The problem with diversity and inclusion initiatives

May 18, 2022, 6:10 PM UTC
Women's representation in leadership roles has improved–but recent research suggests that diversity, equity, and inclusion initiatives have done little to change harmful gender stereotypes.

As a woman who works in a male-dominated field, I appreciate the efforts many organizations take to foster diverse and inclusive work environments. These efforts include establishing mentorship programs for female employees and tying executive and non-executive compensation to the attainment of target numbers or percentages of women in high-level leadership roles.  

While a 2021 McKinsey & Company study suggests that these efforts have been at least somewhat successful in increasing female representation, we must recognize that efforts focused primarily on increasing female representation do very little to reduce, and may even feed, gender stereotypes.

Research in a number of areas suggests that diversity and inclusion initiatives inadvertently signal that women need help to succeed. When trying to make sense of why this might be true, individuals tend to underestimate the prevalence of gender stereotypes and the obstacles they create. Doing so leads them to assume that women need help because they are less competent than their male peers (and, therefore, unlikely to succeed on their own merit), rather than because negative stereotypes put women at a systematic disadvantage.

A 2006 study provides evidence of the signaling effect described above. In the study, researchers provided participants with information about a worker who was recently selected for a new job assignment. In some cases, the researchers told participants why the individual was selected.  Some participants were told that the individual was selected to fulfill a diversity goal (i.e., to ensure demographic representation), while others were told the individual was selected because he or she had availability to complete the assignment. 

The study found that telling participants that a white woman or a Black man was selected in order to fulfill a diversity goal caused participants to view the worker more negatively than they would have if they had not been told why the individual was selected or if they had been told the selection was attributable to availability. 

Associating selection with a diversity goal caused participants to view the worker as less competent and less likely to make an impact. Similarly, a 2018 study found that individuals rated the qualifications of a Latinx job candidate as being lower when a hiring manager explicitly indicated that hiring the candidate would help an organization meet its diversity goals versus when the hiring manager was silent about the issue.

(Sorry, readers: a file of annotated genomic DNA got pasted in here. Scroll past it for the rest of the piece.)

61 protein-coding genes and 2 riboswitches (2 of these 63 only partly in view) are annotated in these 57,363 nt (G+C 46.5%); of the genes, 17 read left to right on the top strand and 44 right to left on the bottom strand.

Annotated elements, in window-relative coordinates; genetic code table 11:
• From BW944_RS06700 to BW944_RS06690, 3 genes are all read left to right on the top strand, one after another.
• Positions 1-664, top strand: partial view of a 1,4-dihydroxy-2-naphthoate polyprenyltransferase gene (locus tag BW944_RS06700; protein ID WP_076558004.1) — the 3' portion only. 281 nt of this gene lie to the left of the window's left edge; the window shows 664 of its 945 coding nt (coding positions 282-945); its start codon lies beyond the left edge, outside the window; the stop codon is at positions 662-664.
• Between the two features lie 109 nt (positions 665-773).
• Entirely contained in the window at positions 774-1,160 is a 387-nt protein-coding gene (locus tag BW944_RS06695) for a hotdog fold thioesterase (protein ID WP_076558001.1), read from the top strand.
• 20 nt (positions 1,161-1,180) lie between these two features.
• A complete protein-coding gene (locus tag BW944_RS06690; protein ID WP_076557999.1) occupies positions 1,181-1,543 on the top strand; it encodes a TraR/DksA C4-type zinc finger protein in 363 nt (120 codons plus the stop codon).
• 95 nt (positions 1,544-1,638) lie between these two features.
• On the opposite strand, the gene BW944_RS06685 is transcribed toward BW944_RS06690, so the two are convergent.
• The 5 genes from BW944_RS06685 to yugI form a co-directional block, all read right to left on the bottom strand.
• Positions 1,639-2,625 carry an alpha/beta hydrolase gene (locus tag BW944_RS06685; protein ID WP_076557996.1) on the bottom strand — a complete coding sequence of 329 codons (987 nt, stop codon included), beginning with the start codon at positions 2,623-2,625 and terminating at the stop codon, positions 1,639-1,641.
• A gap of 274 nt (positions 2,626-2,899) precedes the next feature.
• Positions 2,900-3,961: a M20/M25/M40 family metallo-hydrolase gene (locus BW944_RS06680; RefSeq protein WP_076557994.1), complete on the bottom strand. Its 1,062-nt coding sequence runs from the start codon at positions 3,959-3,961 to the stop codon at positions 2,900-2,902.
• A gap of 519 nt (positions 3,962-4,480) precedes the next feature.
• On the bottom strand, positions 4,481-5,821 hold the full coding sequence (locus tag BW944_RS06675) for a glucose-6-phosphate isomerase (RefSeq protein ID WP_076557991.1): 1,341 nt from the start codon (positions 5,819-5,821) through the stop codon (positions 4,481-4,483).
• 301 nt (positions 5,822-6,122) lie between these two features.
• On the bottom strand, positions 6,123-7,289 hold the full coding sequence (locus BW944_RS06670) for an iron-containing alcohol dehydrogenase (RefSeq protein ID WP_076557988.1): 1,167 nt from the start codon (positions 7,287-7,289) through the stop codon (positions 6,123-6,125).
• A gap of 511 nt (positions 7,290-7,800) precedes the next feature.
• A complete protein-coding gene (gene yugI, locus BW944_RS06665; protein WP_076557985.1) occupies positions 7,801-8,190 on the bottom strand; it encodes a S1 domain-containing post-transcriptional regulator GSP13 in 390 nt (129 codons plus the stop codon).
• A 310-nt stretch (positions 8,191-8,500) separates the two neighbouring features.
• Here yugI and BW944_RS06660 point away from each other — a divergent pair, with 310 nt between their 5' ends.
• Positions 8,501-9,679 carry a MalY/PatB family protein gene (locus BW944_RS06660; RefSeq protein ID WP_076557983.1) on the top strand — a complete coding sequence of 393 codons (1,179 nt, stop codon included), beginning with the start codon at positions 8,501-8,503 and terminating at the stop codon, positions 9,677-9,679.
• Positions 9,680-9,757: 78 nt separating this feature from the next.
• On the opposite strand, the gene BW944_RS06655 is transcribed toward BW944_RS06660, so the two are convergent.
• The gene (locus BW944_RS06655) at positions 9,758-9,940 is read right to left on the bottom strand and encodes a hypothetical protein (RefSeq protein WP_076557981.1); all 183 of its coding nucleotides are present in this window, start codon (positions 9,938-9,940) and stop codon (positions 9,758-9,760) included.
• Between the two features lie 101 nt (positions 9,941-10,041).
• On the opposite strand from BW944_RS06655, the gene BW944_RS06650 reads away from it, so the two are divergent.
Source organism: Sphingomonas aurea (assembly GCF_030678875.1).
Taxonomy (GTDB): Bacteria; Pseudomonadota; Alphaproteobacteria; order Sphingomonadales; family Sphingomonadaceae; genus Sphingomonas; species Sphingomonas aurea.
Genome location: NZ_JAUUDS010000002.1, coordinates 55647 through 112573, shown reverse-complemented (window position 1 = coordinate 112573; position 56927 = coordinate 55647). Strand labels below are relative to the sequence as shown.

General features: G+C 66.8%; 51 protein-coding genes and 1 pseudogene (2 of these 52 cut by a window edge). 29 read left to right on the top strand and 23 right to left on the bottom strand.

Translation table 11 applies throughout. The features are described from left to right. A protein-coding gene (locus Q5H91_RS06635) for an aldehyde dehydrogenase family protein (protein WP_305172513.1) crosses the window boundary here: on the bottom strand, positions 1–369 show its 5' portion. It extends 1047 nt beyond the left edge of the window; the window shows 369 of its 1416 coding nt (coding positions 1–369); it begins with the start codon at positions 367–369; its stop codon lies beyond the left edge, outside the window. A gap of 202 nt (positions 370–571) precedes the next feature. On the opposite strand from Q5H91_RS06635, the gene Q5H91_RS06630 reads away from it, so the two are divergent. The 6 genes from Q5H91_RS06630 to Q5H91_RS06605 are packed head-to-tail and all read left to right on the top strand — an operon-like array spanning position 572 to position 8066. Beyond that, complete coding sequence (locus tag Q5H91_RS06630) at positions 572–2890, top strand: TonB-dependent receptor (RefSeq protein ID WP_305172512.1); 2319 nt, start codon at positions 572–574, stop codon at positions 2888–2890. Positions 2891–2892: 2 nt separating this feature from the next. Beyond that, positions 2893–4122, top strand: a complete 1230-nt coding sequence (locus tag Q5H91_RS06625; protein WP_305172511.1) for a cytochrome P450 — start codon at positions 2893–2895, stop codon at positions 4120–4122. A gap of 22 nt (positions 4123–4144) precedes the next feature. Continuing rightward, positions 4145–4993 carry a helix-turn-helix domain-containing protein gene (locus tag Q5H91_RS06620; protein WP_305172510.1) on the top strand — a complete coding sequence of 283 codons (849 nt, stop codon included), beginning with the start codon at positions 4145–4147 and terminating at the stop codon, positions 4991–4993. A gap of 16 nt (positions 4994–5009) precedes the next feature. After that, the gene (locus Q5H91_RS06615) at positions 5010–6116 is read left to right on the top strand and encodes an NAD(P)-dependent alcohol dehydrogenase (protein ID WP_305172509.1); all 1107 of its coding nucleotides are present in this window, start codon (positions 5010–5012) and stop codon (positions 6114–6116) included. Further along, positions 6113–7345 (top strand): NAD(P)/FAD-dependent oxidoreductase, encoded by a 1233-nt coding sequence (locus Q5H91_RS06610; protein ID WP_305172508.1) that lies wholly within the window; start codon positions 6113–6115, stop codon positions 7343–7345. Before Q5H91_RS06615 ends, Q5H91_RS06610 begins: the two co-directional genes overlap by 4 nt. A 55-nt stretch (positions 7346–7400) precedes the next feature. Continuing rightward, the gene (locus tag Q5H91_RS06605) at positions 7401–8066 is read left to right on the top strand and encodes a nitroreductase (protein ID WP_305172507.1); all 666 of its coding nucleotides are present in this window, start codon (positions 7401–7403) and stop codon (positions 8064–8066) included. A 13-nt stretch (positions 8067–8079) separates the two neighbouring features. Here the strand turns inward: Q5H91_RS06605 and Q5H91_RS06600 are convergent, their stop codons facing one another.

Establishing explicit goals about the number or percentage of women in leadership roles may also inadvertently signal those women need to be promoted irrespective of beliefs about their abilities. This may create implicit pressure to reward or promote women, even when you believe they are less capable or deserving than their male peers.

In a study I conducted with Anne Farrell, we find evidence consistent with this signaling effect. We asked participants to make decisions on whether an employee should be labeled as having “high potential,” a designation that carries with it many benefits including the receipt of special developmental resources and opportunities. Holding information about the employee’s past performance and experiences constant, we manipulated whether the employee was a male or female.

We found that, contrary to what was suggested by research conducted prior to the widespread proliferation of diversity and inclusion initiatives, individuals were more likely to label the female employee as a high potential. However, we also found that this did not occur because participants believed that the woman was more capable than the man. In fact, participants in our study judged the woman’s ability as being significantly lower than the man’s.

The research described above again suggests that efforts to increase the number of women in higher-level roles do little to eliminate harmful gender stereotypes. Our study suggests that managers may allocate rewards and promotions to women because of pressures to increase their number in higher-level roles, not because diversity and inclusion initiatives help them see that women are just as competent and deserving as their male peers. 

Absent a reduction in underlying gender stereotypes diversity and inclusion initiatives may have unintended negative consequences. Others within an organization may become demotivated because they assume that rewards are no longer merit-based. Believing that someone was promoted for a reason other than merit tends to generate feelings of hostility toward that person, making collaboration difficult.

When women believe they were promoted because of their gender, rather than on the basis of merit, they are more likely to question their ability and qualifications. This not only increases anxiety but also hinders performance, leading women to act in a more timid and conservative manner. Such results are clearly inconsistent with improving females’ workplace experiences and outcomes–and highlight a significant flaw in diversity initiatives designed to increase female representation.

Michele Frank is an assistant professor of accountancy at Miami University’s Farmer School of Business. 

The opinions expressed in Commentary pieces are solely the views of their authors, and do not reflect the opinions and beliefs of Fortune.

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